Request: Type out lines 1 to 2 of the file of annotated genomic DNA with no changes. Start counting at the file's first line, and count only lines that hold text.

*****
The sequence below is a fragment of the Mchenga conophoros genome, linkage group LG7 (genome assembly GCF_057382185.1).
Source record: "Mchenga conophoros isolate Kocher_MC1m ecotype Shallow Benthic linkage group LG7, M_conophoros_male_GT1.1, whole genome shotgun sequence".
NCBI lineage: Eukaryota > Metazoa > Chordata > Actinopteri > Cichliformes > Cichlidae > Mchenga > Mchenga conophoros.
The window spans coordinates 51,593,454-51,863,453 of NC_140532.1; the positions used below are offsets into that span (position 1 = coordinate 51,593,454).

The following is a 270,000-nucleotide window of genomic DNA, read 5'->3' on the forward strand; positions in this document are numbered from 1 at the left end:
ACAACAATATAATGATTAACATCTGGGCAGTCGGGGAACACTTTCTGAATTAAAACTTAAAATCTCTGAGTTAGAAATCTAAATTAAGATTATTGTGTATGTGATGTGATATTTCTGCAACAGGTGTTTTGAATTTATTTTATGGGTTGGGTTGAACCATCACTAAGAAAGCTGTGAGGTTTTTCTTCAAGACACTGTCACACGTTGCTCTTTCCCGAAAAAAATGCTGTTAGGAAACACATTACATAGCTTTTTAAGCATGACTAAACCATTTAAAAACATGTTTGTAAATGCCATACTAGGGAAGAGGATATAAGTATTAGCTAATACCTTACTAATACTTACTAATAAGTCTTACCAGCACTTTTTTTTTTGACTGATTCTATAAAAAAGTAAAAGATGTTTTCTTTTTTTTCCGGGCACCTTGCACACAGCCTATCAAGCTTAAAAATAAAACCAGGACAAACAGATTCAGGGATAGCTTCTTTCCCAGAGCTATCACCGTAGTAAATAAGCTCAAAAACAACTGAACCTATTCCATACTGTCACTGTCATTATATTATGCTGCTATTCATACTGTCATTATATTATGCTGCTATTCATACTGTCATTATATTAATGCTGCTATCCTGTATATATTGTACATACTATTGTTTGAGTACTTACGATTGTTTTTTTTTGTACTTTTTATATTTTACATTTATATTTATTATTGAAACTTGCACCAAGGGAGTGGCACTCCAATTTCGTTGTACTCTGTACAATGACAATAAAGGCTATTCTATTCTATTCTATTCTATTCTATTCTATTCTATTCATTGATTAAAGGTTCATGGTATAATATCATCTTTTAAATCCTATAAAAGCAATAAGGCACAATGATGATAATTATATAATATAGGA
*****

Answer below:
The sequence below is a fragment of the Mchenga conophoros genome, linkage group LG7 (genome assembly GCF_057382185.1).
Source record: "Mchenga conophoros isolate Kocher_MC1m ecotype Shallow Benthic linkage group LG7, M_conophoros_male_GT1.1, whole genome shotgun sequence".